Sandra Steggell, BS, graduated from the Nursing School of Wilmington and has a BS from Wilmington College and also attended the University of Delaware. She worked for Medical Center of Delaware for 12 years before moving to Southern California and working at Henry May Newhall Hospital for 13 years. She returned to Delaware and worked at Visiting Nurse Association before retirement. Sandra has 2 children, Susan and Geoffrey, and 1 grandchild Jenna, who is 15. Sandy is a member of the Down Syndrome Association of Delaware Ebenezer United Methodist Church and part of their Wellness Committee and Steven Ministry, YMCA Member and founder of the Santa Clarita Infant and Pregnancy Loss Support Group.

John Whitelaw, Esquire, is the Advocacy Director at Community Legal Aid Society, Inc. (CLASI) in Wilmington, Delaware. CLASI is Delaware’s designated Protection and Advocacy agency for individuals with disabilities. For much of his career John has represented clients in matters involving the Social Security Administration, and presently mentors and co-counsels junior advocates across CLASI’s programs. Previously John was Co-Director of the Aging and Disabilities North Philadelphia office of Community Legal Services, Inc. John has represented claimants at all administrative levels and in federal and state court. John has presented at many national and regional trainings. His accomplishments include being named a Philadelphia Super Lawyer in 2009. John received his law degree from Stanford Law School in 1986. With more than 30 years of experience, John is recognized as one of the nation’s foremost SSI experts.

Family Session 3: The Birds, the Bees, and Beyond: Let’s Talk About Sex.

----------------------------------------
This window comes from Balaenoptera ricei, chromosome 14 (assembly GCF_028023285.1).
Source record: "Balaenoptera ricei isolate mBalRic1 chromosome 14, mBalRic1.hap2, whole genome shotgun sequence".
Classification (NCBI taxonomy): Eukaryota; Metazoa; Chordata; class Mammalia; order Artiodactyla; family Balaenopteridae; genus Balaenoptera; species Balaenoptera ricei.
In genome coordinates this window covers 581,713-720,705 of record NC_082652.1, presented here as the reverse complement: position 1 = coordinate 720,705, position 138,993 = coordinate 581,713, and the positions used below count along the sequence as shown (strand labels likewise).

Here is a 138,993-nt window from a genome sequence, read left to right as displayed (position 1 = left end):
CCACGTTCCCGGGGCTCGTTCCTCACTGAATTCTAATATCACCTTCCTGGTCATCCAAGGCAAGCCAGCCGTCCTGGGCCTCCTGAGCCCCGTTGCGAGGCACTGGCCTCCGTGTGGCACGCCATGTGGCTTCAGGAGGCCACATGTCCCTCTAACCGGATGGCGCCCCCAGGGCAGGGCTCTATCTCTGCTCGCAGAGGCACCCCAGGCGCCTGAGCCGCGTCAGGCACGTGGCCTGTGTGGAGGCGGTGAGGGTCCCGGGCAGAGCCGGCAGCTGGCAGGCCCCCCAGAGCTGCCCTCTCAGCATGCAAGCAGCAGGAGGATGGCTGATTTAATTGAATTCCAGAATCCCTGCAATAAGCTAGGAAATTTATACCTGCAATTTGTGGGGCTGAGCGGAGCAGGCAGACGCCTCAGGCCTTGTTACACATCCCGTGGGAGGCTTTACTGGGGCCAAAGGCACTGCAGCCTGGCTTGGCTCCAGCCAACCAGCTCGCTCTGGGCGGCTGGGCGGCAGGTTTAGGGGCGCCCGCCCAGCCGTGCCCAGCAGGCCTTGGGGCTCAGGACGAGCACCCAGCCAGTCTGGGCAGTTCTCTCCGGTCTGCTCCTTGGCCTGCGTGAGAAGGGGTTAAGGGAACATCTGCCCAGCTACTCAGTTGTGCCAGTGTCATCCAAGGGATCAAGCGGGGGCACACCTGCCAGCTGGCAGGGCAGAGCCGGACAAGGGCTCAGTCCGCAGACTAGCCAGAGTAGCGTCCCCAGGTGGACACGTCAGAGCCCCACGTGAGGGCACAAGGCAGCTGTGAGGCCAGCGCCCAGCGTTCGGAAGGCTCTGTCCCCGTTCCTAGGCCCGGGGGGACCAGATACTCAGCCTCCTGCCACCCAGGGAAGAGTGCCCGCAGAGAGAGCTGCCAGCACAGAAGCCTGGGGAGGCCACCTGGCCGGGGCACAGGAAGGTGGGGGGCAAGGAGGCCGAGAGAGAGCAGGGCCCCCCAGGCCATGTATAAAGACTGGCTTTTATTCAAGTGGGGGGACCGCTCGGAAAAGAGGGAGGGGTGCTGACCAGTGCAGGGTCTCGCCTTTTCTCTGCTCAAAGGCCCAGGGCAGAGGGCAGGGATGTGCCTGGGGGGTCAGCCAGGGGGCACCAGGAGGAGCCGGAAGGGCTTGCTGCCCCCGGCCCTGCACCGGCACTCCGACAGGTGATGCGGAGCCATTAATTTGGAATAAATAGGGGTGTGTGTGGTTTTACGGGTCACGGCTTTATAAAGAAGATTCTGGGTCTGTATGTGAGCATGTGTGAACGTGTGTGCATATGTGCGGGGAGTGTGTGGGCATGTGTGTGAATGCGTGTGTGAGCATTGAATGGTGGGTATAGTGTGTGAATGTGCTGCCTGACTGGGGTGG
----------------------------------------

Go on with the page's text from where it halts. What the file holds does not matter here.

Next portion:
Speakers:

Sarah Curtiss, PhD., Assistant Professor of Special Education, University of Delaware.

Emmanuel Jenkins, Administrative Specialist I, Delaware Developmental Disabilities Council (DDC).

Izzy Kaufman, M.Ed., Program Coordinator, Planned Parenthood of Delaware.

Session Description:

Like people of any ability, people with disabilities are represented on every area of the sexuality spectrum from straight to gay, cisgender to transgender, sexual to asexual, and more. People with disabilities may want to become parents but are met with doubt and negative comments from those closest to them when they share these plans. So, why is the topic of people with disabilities as sexual beings and as parents such taboo? Join this session to learn how to promote sex positivity and parents and prospective parents with disabilities.

Speakers Bios:

Sarah Curtiss, PhD is an Assistant Professor of Special Education at the University of Delaware. As principal investigator of the Autism in Context research lab, Dr. Curtiss explores how to develop programs for autistic youth that foster resilience, facilitate positive development, and are grounded in lived experience. Throughout her research, Dr. Curtiss situates autistic youth in context—in families, communities, schools, service systems, and cultures. Her research is applied and informed by stakeholders which have led to work in the areas of sex education and sexual safety as well as the creation of The Birds and the Bees. Prior to earning her Ph.D., Dr. Curtiss managed a day program for adults with developmental disabilities where she taught sex education.

Emmanuel Jenkins  is employed by the DE Developmental Disabilities Council where his work focuses on Community Engagement. He also serves at the pleasure of Governor Carney, on the State Council of People with Disabilities (SCPD), the Employment First Oversight Commission & State Rehabilitation Council. Emmanuel is the funder of We Stand 4 Something, a non-profit organization that helps people with disabilities pursue their goals as they should live their lives without limits. He is also a motivational speaker and certified trainer who leads trainings such as recognizing and reporting abuse.